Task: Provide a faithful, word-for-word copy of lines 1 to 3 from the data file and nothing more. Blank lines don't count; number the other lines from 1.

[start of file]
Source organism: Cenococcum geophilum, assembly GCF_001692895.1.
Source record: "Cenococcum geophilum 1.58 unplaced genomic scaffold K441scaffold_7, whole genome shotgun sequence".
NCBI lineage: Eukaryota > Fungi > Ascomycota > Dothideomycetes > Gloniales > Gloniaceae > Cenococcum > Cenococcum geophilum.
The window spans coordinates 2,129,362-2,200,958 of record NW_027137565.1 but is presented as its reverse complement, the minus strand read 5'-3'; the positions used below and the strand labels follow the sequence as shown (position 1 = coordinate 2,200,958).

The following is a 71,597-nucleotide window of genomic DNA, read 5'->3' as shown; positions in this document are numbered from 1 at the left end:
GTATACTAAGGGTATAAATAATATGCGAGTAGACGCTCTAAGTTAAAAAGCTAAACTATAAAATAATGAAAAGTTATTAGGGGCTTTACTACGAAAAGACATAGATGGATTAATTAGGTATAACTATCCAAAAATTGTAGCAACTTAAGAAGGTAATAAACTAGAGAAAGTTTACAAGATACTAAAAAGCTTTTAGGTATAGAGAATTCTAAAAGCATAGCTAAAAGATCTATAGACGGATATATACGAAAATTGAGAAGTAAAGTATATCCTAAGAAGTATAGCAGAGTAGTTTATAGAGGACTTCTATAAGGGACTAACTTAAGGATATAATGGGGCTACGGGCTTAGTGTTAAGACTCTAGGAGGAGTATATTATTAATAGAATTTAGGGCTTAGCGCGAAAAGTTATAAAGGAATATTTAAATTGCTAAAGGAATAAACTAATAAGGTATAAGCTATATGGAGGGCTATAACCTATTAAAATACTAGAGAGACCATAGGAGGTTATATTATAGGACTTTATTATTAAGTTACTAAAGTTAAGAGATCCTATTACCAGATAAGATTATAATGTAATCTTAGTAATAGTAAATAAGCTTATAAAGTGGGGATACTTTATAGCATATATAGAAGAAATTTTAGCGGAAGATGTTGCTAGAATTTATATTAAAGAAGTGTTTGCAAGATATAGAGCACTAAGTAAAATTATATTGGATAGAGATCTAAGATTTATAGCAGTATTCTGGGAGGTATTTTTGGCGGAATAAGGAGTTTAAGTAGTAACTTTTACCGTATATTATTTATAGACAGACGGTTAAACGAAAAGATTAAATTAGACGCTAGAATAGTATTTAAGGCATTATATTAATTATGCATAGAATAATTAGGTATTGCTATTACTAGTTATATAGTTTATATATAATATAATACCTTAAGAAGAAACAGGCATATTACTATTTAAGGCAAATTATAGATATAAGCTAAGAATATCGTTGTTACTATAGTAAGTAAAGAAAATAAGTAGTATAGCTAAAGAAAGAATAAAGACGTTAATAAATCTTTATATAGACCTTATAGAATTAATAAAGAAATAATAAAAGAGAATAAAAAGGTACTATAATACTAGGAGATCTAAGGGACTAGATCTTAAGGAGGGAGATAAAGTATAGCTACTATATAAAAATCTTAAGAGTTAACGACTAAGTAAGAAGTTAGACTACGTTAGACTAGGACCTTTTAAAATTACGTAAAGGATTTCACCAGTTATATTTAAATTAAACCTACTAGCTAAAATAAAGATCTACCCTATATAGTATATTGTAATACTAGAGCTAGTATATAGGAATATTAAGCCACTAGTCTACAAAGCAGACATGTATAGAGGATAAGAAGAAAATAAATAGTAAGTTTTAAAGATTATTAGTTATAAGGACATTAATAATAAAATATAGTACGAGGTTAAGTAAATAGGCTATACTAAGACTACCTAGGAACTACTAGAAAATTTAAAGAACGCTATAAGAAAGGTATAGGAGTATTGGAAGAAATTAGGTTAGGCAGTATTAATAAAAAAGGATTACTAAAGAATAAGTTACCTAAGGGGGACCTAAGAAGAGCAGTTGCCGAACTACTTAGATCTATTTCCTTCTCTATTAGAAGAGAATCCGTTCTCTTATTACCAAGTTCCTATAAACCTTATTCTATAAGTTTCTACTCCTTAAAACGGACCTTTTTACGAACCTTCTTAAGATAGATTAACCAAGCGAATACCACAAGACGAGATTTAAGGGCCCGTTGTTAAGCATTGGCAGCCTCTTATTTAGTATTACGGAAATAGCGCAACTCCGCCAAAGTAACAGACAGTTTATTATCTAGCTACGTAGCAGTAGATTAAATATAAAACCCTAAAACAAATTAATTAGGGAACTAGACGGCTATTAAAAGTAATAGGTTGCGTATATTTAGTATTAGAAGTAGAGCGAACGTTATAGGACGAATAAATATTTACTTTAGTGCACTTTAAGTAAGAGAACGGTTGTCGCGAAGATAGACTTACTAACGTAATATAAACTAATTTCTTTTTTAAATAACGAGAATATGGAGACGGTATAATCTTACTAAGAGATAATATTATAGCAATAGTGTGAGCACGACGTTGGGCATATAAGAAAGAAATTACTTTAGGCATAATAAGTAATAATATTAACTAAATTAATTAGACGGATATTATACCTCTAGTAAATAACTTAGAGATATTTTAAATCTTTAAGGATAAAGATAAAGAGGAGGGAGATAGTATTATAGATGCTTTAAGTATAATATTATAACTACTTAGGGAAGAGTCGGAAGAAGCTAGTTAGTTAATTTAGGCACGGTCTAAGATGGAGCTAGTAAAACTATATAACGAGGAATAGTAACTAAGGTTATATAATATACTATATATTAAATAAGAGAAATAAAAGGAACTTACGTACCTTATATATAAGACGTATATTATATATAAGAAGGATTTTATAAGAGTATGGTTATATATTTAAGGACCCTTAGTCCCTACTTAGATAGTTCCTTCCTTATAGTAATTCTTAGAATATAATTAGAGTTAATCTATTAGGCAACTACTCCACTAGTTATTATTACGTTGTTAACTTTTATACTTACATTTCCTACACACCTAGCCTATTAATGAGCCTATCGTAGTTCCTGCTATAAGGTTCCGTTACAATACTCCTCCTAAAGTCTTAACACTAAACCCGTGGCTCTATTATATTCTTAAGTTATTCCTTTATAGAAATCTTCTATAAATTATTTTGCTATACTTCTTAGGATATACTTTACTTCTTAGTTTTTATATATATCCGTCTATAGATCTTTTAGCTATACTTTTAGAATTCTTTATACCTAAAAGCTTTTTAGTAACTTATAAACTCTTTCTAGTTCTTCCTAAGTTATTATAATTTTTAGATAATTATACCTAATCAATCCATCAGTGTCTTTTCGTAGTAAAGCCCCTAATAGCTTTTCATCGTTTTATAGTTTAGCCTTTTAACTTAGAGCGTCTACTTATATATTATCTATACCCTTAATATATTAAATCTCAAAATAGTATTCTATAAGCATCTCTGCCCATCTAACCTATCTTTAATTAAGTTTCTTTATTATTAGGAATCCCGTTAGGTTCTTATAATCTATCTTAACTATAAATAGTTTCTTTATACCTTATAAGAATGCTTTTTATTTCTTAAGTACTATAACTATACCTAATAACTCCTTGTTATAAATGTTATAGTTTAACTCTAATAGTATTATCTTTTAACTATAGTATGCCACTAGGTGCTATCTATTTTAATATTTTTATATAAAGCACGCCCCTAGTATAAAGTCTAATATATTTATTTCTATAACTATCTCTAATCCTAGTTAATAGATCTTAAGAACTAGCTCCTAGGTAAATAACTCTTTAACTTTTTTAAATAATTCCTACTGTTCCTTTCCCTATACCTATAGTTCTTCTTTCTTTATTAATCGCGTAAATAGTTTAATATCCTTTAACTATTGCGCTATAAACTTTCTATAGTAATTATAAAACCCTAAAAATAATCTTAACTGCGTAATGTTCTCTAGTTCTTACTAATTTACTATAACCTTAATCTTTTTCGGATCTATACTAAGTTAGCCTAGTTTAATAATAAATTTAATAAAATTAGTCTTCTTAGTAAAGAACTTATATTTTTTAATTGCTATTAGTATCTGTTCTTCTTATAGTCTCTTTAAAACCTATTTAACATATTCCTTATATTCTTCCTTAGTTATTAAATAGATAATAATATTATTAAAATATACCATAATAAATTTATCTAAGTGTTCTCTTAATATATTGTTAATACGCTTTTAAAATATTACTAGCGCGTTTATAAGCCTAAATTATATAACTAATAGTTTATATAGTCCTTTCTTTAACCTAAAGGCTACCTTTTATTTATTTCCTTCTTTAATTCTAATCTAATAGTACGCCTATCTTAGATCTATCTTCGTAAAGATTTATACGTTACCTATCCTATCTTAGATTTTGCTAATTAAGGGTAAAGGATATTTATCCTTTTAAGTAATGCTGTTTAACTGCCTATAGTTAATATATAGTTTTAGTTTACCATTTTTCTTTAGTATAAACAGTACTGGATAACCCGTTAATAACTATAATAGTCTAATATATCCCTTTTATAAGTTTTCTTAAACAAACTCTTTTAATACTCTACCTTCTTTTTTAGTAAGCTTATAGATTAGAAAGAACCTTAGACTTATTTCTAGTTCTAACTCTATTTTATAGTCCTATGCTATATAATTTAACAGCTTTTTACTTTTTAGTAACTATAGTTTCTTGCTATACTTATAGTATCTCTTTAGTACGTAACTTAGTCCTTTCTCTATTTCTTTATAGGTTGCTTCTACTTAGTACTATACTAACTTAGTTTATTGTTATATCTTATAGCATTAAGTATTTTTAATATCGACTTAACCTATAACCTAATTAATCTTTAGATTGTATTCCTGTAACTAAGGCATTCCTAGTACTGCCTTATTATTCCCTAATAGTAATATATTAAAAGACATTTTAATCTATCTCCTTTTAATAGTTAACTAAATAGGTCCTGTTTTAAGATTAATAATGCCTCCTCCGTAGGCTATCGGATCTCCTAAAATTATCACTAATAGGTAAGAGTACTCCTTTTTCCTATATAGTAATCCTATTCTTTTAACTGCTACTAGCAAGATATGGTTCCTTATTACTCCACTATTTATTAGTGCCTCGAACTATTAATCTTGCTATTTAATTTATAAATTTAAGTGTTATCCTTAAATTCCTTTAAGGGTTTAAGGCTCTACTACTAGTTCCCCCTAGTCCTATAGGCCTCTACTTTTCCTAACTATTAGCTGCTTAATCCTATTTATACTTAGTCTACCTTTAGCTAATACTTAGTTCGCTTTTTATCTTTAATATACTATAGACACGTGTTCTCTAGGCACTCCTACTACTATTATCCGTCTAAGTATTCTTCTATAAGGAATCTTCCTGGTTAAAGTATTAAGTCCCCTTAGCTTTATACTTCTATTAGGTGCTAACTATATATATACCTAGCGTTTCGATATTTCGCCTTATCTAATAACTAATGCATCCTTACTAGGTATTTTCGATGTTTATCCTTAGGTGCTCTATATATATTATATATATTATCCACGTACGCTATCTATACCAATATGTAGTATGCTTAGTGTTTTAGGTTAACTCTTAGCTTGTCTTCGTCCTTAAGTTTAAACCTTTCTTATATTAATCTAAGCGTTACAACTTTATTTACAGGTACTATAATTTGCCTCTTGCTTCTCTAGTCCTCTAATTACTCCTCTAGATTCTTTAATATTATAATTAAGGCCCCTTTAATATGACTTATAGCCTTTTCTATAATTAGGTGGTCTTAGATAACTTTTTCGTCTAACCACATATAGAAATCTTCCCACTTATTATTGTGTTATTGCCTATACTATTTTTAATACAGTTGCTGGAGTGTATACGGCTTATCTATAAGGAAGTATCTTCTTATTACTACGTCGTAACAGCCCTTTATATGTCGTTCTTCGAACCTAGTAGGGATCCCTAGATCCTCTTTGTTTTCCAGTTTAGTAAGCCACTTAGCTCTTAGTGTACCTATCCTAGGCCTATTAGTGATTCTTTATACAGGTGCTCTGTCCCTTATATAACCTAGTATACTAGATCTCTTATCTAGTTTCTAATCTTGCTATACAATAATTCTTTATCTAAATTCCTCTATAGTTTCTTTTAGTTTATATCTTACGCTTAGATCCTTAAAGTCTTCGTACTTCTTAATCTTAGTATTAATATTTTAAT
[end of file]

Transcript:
Source organism: Cenococcum geophilum, assembly GCF_001692895.1.
Source record: "Cenococcum geophilum 1.58 unplaced genomic scaffold K441scaffold_7, whole genome shotgun sequence".
NCBI lineage: Eukaryota > Fungi > Ascomycota > Dothideomycetes > Gloniales > Gloniaceae > Cenococcum > Cenococcum geophilum.